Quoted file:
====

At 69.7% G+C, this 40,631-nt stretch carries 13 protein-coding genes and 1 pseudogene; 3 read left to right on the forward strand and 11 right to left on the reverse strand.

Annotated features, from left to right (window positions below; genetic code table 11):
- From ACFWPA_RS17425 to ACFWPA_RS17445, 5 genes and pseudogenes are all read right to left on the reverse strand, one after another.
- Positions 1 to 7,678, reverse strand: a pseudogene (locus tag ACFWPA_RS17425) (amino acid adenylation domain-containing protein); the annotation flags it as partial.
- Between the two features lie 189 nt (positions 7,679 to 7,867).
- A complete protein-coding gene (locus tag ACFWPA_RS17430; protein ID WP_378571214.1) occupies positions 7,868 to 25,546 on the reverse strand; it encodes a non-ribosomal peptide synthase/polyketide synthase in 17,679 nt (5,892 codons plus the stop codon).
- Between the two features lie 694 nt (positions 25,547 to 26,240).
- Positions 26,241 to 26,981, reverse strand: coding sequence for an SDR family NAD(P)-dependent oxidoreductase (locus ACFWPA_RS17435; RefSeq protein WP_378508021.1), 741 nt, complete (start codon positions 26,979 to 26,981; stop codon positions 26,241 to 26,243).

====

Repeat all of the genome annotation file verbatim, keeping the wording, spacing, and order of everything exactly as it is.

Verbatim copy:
At 69.7% G+C, this 40,631-nt stretch carries 13 protein-coding genes and 1 pseudogene; 3 read left to right on the forward strand and 11 right to left on the reverse strand.

Annotated features, from left to right (window positions below; genetic code table 11):
- From ACFWPA_RS17425 to ACFWPA_RS17445, 5 genes and pseudogenes are all read right to left on the reverse strand, one after another.
- Positions 1 to 7,678, reverse strand: a pseudogene (locus tag ACFWPA_RS17425) (amino acid adenylation domain-containing protein); the annotation flags it as partial.
- Between the two features lie 189 nt (positions 7,679 to 7,867).
- A complete protein-coding gene (locus tag ACFWPA_RS17430; protein ID WP_378571214.1) occupies positions 7,868 to 25,546 on the reverse strand; it encodes a non-ribosomal peptide synthase/polyketide synthase in 17,679 nt (5,892 codons plus the stop codon).
- Between the two features lie 694 nt (positions 25,547 to 26,240).
- Positions 26,241 to 26,981, reverse strand: coding sequence for an SDR family NAD(P)-dependent oxidoreductase (locus ACFWPA_RS17435; RefSeq protein WP_378508021.1), 741 nt, complete (start codon positions 26,979 to 26,981; stop codon positions 26,241 to 26,243).